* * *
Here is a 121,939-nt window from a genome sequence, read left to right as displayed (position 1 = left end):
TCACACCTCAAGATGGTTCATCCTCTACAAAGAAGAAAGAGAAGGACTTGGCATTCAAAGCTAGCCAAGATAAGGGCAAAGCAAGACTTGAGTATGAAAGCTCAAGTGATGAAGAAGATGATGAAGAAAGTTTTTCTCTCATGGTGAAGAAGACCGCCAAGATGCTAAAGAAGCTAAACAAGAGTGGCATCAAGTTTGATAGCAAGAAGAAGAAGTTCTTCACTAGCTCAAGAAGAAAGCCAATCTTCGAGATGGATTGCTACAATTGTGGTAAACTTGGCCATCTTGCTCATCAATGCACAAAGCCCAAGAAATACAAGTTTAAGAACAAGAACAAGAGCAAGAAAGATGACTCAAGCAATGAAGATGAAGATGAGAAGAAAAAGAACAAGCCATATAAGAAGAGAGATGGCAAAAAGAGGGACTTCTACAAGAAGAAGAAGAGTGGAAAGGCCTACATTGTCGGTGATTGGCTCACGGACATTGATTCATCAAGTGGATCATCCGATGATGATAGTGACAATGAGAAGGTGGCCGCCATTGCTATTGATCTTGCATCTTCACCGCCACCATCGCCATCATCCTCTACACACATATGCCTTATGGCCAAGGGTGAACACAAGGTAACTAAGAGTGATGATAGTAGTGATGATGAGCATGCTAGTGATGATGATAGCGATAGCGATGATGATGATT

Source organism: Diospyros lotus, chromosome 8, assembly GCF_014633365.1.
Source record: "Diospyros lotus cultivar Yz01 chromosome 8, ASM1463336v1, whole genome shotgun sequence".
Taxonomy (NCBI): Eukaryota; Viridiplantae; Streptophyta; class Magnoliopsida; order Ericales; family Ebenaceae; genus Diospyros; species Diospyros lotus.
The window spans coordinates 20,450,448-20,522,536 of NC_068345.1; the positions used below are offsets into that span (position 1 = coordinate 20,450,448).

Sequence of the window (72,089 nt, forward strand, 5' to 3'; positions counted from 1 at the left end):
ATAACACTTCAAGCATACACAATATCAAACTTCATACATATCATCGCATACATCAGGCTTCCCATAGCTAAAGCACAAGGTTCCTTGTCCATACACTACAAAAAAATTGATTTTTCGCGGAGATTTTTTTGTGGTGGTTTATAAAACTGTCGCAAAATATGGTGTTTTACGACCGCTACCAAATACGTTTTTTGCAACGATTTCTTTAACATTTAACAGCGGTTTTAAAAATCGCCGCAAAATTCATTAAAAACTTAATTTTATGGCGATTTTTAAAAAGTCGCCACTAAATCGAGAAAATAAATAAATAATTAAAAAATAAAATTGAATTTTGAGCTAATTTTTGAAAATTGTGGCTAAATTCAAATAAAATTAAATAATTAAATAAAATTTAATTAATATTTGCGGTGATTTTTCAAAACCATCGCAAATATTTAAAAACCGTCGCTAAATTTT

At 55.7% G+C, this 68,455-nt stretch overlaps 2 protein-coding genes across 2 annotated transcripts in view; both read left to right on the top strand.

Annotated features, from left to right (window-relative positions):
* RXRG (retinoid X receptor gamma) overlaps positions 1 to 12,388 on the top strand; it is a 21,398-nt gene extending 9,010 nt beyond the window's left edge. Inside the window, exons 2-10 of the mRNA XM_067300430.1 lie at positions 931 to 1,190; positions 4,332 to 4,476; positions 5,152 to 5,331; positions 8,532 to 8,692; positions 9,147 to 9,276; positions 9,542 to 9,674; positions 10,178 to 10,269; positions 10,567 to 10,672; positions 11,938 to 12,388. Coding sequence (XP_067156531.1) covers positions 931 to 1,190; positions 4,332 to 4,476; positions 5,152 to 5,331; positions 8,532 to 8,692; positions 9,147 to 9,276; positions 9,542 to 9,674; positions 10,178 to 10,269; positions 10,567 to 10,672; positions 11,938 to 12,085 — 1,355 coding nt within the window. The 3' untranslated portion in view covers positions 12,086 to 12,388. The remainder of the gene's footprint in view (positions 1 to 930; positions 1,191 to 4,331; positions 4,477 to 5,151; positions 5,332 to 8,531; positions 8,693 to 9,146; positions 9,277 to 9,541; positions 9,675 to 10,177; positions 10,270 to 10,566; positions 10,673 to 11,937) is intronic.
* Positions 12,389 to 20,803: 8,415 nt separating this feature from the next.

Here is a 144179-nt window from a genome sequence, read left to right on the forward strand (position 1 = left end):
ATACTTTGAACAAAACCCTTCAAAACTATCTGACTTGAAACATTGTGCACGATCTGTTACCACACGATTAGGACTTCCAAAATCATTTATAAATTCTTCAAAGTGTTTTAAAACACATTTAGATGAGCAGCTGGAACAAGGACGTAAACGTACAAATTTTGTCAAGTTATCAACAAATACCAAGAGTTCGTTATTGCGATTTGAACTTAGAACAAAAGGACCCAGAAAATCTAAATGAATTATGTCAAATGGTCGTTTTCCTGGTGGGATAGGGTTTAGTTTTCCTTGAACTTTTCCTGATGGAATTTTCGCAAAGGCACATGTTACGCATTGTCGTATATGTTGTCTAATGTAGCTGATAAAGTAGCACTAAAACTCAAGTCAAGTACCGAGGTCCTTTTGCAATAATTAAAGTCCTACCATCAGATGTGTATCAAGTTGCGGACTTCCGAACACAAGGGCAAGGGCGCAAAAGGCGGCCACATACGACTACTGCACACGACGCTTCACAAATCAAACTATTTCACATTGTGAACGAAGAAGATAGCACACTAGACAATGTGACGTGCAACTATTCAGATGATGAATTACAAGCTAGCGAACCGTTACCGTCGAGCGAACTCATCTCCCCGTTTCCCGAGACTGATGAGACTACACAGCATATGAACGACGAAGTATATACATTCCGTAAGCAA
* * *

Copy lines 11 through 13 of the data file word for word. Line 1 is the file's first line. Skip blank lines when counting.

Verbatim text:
* RXRG (retinoid X receptor gamma) overlaps positions 1 to 12,388 on the top strand; it is a 21,398-nt gene extending 9,010 nt beyond the window's left edge. Inside the window, exons 2-10 of the mRNA XM_067300430.1 lie at positions 931 to 1,190; positions 4,332 to 4,476; positions 5,152 to 5,331; positions 8,532 to 8,692; positions 9,147 to 9,276; positions 9,542 to 9,674; positions 10,178 to 10,269; positions 10,567 to 10,672; positions 11,938 to 12,388. Coding sequence (XP_067156531.1) covers positions 931 to 1,190; positions 4,332 to 4,476; positions 5,152 to 5,331; positions 8,532 to 8,692; positions 9,147 to 9,276; positions 9,542 to 9,674; positions 10,178 to 10,269; positions 10,567 to 10,672; positions 11,938 to 12,085 — 1,355 coding nt within the window. The 3' untranslated portion in view covers positions 12,086 to 12,388. The remainder of the gene's footprint in view (positions 1 to 930; positions 1,191 to 4,331; positions 4,477 to 5,151; positions 5,332 to 8,531; positions 8,693 to 9,146; positions 9,277 to 9,541; positions 9,675 to 10,177; positions 10,270 to 10,566; positions 10,673 to 11,937) is intronic.
* Positions 12,389 to 20,803: 8,415 nt separating this feature from the next.

Here is a 144179-nt window from a genome sequence, read left to right on the forward strand (position 1 = left end):